Mustaches and film have a long and storied, yet troubled, history.

In the early days, they were faked (Chaplin, Groucho) for comedy, styled for dashing-ness (Fairbanks, Gable) or twiddled for villainy (Basil Rathbone, bad guys with rope and train tracks).

In the ’70s, the screen mustache flowered gloriously, with ’stache icon Burt Reynolds bringing it into the mainstream before porn actors everywhere dragged it back to the fringes.

Wilford Brimley’s walrus ’stache endures through the ages. But what of the mustache in today’s film scene?

“You don’t see the A-list of today rocking the ’stache,” laments Nick Callanan, president of Portland-based No Umbrella Media and a mustache enthusiast. “Maybe they think they’re above it.”

One of the founders of the Stache Pag, an annual celebration of selectively hirsute Portlanders, Callanan and company are seeking to overcome this perceived anti-mustache trend by sponsoring, as an outgrowth (you get it …) of this year’s Pag, the first annual International Moustache Film Festival.

After the Stache Pag proper on Friday night at Port City Music Hall, the IMFF’s inaugural roster of short films will be screened at Deering Grange Hall ( at 3 and 7 p.m. – an evening which, Callanan promises, will help restore the screen ’stache to all its lustrous cinematic glory.

“I’m pretty shocked, actually,” said Callanan. “We didn’t expect the quality to be this good.”

Calling itself “international” partly in jest, Callanan was surprised at just how worldwide the festival quickly became, with some 30 shorts selected from around the globe.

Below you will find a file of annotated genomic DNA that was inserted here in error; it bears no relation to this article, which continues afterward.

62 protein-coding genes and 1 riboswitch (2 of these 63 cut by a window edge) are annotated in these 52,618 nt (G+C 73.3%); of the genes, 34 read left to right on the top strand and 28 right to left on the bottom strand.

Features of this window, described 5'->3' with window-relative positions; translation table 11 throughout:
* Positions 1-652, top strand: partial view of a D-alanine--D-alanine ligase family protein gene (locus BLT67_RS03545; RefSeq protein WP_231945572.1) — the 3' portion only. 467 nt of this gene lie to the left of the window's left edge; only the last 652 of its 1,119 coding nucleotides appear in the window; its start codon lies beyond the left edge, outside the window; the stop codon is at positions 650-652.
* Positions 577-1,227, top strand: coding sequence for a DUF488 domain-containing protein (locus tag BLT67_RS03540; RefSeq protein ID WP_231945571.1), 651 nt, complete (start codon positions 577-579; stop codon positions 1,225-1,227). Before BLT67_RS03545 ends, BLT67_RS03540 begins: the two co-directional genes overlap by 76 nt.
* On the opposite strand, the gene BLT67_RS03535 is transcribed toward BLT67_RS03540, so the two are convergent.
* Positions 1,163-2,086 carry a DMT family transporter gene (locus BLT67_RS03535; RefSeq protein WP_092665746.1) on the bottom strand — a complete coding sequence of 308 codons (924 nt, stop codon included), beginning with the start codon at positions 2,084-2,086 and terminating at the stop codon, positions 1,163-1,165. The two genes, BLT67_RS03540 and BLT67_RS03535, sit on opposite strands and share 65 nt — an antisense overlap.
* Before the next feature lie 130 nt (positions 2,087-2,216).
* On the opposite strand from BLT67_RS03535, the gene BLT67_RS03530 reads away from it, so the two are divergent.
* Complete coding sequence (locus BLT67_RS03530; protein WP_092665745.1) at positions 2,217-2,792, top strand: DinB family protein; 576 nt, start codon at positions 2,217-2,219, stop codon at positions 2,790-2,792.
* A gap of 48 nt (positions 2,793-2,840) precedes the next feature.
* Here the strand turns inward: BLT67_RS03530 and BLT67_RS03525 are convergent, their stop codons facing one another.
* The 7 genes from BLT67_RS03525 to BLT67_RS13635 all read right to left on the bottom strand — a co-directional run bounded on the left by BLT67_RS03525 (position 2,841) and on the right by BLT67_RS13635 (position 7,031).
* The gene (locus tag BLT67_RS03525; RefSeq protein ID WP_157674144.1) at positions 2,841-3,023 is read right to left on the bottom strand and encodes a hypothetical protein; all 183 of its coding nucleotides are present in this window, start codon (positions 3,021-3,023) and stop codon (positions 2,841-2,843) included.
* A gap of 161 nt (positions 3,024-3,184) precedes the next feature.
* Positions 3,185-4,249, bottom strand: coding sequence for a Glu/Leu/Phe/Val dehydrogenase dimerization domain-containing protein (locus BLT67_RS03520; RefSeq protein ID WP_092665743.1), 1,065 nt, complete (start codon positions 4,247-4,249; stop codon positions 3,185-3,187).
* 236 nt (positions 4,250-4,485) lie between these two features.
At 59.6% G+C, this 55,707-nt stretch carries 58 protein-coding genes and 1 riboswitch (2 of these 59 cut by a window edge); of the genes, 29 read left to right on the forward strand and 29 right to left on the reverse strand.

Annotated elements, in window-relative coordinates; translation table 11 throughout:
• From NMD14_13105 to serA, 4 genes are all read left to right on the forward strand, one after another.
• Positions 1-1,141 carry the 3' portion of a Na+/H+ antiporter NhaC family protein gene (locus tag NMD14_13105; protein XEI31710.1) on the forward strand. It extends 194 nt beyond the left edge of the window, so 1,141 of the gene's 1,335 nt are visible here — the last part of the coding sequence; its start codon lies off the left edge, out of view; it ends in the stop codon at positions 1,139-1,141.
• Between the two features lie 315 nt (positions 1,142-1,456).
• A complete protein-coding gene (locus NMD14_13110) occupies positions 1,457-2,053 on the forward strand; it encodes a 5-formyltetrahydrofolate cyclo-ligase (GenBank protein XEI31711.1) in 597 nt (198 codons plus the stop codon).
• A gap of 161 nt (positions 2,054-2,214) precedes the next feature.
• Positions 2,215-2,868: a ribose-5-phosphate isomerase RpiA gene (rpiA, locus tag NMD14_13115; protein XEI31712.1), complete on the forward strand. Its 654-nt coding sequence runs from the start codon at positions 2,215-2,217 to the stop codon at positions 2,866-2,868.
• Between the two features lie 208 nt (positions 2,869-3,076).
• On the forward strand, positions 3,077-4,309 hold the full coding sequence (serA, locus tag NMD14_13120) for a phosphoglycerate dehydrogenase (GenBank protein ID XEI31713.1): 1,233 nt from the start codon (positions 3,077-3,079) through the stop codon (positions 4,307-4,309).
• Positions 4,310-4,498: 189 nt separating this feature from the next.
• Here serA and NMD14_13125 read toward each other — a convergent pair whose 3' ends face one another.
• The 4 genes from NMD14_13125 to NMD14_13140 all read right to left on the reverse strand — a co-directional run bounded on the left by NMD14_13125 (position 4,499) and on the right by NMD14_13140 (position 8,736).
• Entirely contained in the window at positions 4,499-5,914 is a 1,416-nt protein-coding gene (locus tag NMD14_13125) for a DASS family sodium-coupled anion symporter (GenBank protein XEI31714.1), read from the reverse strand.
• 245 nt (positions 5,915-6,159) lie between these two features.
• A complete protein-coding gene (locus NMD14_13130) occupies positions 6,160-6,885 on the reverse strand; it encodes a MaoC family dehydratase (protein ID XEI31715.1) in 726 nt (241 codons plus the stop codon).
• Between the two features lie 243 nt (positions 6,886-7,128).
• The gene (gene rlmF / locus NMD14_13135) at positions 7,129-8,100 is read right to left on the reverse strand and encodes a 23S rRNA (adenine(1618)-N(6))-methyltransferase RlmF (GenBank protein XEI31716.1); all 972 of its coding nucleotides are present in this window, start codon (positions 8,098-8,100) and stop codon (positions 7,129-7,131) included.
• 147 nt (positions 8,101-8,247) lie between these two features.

“We have a documentary about the significance of the mustache in Sri Lanka made by two Canadian women, another documentary from India, some ‘fake mustache’ comedies, some silent films, what I’d term an art-house film from Russia, music videos, fake trailers for a mustache action film, movies from Australia, Asia,” he said. “Sometimes, you just shake your head at something you create …”

Although some may regard it as a goof, this year’s IMFF will benefit three worthy sponsors (MENSK, and Northeast Historic Film), and, as Callanan explains, promises a great time – and maybe something more.

“It’s all about fun, but it’s also something you can get behind, literally,” he said. “It’s apolitical and it brings down walls – if you have a mustache, it might mean you can’t take yourself too seriously, or maybe you have an appreciation for the finer things in life. Here’s an event that says, ‘Look, there are people in France and Russia who believe the same things.’”

To attend the 21-and-older film festival, you must be a member of the Stache Film Club (join for $5 at or at the door).

So, will this clearly growing (you get it …) movement inspire the A-list to start sprouting again?

“When Danny Trejo finally got a lead in ‘Machete,’ it was a happy day for me,” says Callanan. “He just owns that ’stache. But as to the future, we’ve always been underground; now everyone knows about it.

“Mustaches are creeping back into pop culture, and honestly, I don’t know how mustache man feels about that. We’re on the border of mustaches becoming mainstream – maybe it shows that our work is paying off.”

Dennis Perkins is a Portland freelance writer.

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